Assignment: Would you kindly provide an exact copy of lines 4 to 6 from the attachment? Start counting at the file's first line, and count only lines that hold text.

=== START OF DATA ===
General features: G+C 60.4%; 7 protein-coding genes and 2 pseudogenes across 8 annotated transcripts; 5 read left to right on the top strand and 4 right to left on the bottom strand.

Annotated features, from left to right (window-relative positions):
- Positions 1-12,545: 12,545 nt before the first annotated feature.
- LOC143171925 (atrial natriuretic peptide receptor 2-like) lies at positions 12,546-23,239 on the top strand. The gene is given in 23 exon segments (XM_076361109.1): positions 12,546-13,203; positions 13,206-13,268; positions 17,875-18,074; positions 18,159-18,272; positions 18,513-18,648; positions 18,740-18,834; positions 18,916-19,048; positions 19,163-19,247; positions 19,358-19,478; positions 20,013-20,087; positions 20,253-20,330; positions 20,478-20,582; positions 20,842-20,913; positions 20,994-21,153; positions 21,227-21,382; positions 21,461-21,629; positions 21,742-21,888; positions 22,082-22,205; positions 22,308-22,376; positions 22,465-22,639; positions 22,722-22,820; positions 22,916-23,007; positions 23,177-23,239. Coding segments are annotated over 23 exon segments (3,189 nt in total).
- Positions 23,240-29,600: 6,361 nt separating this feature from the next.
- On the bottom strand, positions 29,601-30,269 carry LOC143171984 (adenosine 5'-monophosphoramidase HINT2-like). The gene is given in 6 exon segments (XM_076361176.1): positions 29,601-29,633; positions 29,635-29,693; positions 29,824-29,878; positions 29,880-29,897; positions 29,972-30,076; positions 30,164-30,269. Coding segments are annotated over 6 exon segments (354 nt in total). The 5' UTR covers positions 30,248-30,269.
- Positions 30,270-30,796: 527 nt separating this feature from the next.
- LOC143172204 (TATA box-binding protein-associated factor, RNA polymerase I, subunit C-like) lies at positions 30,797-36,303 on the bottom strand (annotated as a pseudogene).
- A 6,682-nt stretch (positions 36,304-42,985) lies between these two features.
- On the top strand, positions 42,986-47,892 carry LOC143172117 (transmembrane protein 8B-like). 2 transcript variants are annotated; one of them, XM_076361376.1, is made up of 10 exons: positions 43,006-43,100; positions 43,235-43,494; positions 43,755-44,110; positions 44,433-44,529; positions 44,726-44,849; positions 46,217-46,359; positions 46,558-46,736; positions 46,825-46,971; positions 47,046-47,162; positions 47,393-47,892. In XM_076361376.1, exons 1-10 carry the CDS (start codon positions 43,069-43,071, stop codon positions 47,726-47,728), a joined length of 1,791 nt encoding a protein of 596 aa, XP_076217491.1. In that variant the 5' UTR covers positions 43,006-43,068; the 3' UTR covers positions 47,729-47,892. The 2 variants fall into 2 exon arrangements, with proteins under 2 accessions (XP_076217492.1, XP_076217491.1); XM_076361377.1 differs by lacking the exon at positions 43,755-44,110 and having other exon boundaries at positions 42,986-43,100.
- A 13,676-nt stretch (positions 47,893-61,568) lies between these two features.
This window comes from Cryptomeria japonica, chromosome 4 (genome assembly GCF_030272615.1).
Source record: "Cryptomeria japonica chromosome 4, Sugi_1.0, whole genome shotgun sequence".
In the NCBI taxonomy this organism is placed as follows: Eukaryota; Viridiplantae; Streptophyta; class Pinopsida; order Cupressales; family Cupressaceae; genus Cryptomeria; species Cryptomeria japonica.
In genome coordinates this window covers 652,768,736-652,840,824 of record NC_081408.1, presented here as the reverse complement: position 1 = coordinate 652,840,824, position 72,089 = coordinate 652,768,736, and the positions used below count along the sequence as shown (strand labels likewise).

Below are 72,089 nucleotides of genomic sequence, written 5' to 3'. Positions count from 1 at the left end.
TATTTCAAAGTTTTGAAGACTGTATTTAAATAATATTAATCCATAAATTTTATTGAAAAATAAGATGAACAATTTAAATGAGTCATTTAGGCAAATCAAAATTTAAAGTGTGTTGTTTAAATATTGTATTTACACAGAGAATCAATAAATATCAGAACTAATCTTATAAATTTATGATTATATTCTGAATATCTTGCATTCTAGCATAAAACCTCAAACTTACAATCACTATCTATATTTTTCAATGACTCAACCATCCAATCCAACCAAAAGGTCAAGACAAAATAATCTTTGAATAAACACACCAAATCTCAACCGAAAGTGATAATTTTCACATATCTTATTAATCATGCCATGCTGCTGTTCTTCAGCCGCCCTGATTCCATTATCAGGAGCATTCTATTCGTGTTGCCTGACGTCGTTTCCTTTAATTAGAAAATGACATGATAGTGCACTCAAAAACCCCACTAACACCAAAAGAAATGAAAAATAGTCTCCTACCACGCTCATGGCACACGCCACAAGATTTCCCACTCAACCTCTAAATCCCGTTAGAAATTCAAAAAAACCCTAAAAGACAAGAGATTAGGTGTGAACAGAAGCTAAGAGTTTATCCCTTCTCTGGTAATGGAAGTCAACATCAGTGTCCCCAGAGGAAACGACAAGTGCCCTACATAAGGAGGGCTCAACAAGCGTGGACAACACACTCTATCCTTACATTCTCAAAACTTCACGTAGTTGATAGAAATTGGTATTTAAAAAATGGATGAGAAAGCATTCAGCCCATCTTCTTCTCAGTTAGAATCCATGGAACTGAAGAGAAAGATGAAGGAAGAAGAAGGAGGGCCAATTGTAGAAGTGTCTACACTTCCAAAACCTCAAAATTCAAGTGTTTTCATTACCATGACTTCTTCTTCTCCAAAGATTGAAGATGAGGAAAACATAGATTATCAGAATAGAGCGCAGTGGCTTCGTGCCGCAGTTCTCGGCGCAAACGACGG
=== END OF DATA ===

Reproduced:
- LOC143171925 (atrial natriuretic peptide receptor 2-like) lies at positions 12,546-23,239 on the top strand. The gene is given in 23 exon segments (XM_076361109.1): positions 12,546-13,203; positions 13,206-13,268; positions 17,875-18,074; positions 18,159-18,272; positions 18,513-18,648; positions 18,740-18,834; positions 18,916-19,048; positions 19,163-19,247; positions 19,358-19,478; positions 20,013-20,087; positions 20,253-20,330; positions 20,478-20,582; positions 20,842-20,913; positions 20,994-21,153; positions 21,227-21,382; positions 21,461-21,629; positions 21,742-21,888; positions 22,082-22,205; positions 22,308-22,376; positions 22,465-22,639; positions 22,722-22,820; positions 22,916-23,007; positions 23,177-23,239. Coding segments are annotated over 23 exon segments (3,189 nt in total).
- Positions 23,240-29,600: 6,361 nt separating this feature from the next.
- On the bottom strand, positions 29,601-30,269 carry LOC143171984 (adenosine 5'-monophosphoramidase HINT2-like). The gene is given in 6 exon segments (XM_076361176.1): positions 29,601-29,633; positions 29,635-29,693; positions 29,824-29,878; positions 29,880-29,897; positions 29,972-30,076; positions 30,164-30,269. Coding segments are annotated over 6 exon segments (354 nt in total). The 5' UTR covers positions 30,248-30,269.